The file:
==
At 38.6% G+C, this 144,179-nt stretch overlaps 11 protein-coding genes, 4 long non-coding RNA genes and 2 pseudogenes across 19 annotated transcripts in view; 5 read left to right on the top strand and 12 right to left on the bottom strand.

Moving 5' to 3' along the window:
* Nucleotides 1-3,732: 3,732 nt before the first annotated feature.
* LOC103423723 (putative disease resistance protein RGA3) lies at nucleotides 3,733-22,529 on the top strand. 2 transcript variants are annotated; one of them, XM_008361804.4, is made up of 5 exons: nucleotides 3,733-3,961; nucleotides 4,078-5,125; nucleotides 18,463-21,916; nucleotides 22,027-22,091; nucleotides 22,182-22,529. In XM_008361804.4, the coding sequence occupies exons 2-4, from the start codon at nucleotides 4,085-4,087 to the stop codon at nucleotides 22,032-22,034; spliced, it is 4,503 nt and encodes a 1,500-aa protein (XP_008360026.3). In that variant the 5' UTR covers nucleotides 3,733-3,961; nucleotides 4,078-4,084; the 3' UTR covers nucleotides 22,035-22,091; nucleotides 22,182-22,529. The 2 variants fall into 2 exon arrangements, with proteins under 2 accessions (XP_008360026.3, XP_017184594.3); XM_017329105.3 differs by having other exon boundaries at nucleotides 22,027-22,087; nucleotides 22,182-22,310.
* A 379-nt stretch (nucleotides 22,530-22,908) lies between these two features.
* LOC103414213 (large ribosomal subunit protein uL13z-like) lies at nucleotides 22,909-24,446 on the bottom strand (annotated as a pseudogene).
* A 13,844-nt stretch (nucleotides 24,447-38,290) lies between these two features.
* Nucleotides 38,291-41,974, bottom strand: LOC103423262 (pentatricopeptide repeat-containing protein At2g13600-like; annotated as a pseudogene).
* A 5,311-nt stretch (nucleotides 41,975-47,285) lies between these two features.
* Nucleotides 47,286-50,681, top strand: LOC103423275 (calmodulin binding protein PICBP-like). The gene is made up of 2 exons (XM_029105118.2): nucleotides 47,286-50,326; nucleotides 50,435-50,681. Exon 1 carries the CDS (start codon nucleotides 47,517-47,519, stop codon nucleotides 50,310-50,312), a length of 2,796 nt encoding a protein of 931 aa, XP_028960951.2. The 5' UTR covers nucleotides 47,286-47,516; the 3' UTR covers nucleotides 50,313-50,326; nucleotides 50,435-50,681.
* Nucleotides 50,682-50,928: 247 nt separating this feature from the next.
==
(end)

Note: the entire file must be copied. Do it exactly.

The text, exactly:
At 38.6% G+C, this 144,179-nt stretch overlaps 11 protein-coding genes, 4 long non-coding RNA genes and 2 pseudogenes across 19 annotated transcripts in view; 5 read left to right on the top strand and 12 right to left on the bottom strand.

Moving 5' to 3' along the window:
* Nucleotides 1-3,732: 3,732 nt before the first annotated feature.
* LOC103423723 (putative disease resistance protein RGA3) lies at nucleotides 3,733-22,529 on the top strand. 2 transcript variants are annotated; one of them, XM_008361804.4, is made up of 5 exons: nucleotides 3,733-3,961; nucleotides 4,078-5,125; nucleotides 18,463-21,916; nucleotides 22,027-22,091; nucleotides 22,182-22,529. In XM_008361804.4, the coding sequence occupies exons 2-4, from the start codon at nucleotides 4,085-4,087 to the stop codon at nucleotides 22,032-22,034; spliced, it is 4,503 nt and encodes a 1,500-aa protein (XP_008360026.3). In that variant the 5' UTR covers nucleotides 3,733-3,961; nucleotides 4,078-4,084; the 3' UTR covers nucleotides 22,035-22,091; nucleotides 22,182-22,529. The 2 variants fall into 2 exon arrangements, with proteins under 2 accessions (XP_008360026.3, XP_017184594.3); XM_017329105.3 differs by having other exon boundaries at nucleotides 22,027-22,087; nucleotides 22,182-22,310.
* A 379-nt stretch (nucleotides 22,530-22,908) lies between these two features.
* LOC103414213 (large ribosomal subunit protein uL13z-like) lies at nucleotides 22,909-24,446 on the bottom strand (annotated as a pseudogene).
* A 13,844-nt stretch (nucleotides 24,447-38,290) lies between these two features.
* Nucleotides 38,291-41,974, bottom strand: LOC103423262 (pentatricopeptide repeat-containing protein At2g13600-like; annotated as a pseudogene).
* A 5,311-nt stretch (nucleotides 41,975-47,285) lies between these two features.
* Nucleotides 47,286-50,681, top strand: LOC103423275 (calmodulin binding protein PICBP-like). The gene is made up of 2 exons (XM_029105118.2): nucleotides 47,286-50,326; nucleotides 50,435-50,681. Exon 1 carries the CDS (start codon nucleotides 47,517-47,519, stop codon nucleotides 50,310-50,312), a length of 2,796 nt encoding a protein of 931 aa, XP_028960951.2. The 5' UTR covers nucleotides 47,286-47,516; the 3' UTR covers nucleotides 50,313-50,326; nucleotides 50,435-50,681.
* Nucleotides 50,682-50,928: 247 nt separating this feature from the next.